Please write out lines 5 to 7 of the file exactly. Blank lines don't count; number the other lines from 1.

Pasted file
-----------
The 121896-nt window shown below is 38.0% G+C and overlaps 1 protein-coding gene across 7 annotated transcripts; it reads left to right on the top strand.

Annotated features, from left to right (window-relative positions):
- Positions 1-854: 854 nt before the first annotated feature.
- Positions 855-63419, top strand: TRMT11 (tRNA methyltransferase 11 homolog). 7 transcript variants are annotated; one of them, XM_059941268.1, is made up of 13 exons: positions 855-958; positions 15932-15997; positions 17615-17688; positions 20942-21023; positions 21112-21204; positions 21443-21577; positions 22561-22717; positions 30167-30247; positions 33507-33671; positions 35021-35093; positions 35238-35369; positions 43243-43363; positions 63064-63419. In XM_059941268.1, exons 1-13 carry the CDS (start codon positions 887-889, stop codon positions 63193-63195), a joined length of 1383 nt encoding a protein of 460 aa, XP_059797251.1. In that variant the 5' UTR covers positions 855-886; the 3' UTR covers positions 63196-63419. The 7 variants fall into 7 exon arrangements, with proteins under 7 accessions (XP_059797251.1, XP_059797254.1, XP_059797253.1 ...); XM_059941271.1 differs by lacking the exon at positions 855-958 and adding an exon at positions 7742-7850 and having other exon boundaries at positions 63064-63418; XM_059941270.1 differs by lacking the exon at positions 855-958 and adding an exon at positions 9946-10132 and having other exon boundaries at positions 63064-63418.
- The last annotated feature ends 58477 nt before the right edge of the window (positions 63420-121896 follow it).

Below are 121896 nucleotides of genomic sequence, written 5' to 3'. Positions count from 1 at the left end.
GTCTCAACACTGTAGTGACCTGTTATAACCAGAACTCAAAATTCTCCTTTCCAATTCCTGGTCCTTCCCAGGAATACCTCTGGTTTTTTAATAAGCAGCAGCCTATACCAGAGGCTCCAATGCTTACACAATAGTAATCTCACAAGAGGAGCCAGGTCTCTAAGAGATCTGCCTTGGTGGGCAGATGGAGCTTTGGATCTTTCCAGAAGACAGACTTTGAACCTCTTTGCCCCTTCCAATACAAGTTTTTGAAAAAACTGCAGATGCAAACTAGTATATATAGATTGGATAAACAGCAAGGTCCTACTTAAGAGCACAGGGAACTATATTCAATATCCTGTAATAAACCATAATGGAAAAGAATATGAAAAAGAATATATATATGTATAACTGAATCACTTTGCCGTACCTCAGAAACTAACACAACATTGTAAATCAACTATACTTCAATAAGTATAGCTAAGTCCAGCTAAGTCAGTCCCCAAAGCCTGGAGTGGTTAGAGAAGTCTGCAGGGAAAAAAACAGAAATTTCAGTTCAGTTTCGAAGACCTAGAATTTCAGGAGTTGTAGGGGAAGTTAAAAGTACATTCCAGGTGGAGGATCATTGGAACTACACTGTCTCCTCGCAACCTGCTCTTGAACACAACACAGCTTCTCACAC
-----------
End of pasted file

- The last annotated feature ends 58477 nt before the right edge of the window (positions 63420-121896 follow it).

Below are 121896 nucleotides of genomic sequence, written 5' to 3'. Positions count from 1 at the left end.
GTCTCAACACTGTAGTGACCTGTTATAACCAGAACTCAAAATTCTCCTTTCCAATTCCTGGTCCTTCCCAGGAATACCTCTGGTTTTTTAATAAGCAGCAGCCTATACCAGAGGCTCCAATGCTTACACAATAGTAATCTCACAAGAGGAGCCAGGTCTCTAAGAGATCTGCCTTGGTGGGCAGATGGAGCTTTGGATCTTTCCAGAAGACAGACTTTGAACCTCTTTGCCCCTTCCAATACAAGTTTTTGAAAAAACTGCAGATGCAAACTAGTATATATAGATTGGATAAACAGCAAGGTCCTACTTAAGAGCACAGGGAACTATATTCAATATCCTGTAATAAACCATAATGGAAAAGAATATGAAAAAGAATATATATATGTATAACTGAATCACTTTGCCGTACCTCAGAAACTAACACAACATTGTAAATCAACTATACTTCAATAAGTATAGCTAAGTCCAGCTAAGTCAGTCCCCAAAGCCTGGAGTGGTTAGAGAAGTCTGCAGGGAAAAAAACAGAAATTTCAGTTCAGTTTCGAAGACCTAGAATTTCAGGAGTTGTAGGGGAAGTTAAAAGTACATTCCAGGTGGAGGATCATTGGAACTACACTGTCTCCTCGCAACCTGCTCTTGAACACAACACAGCTTCTCACAC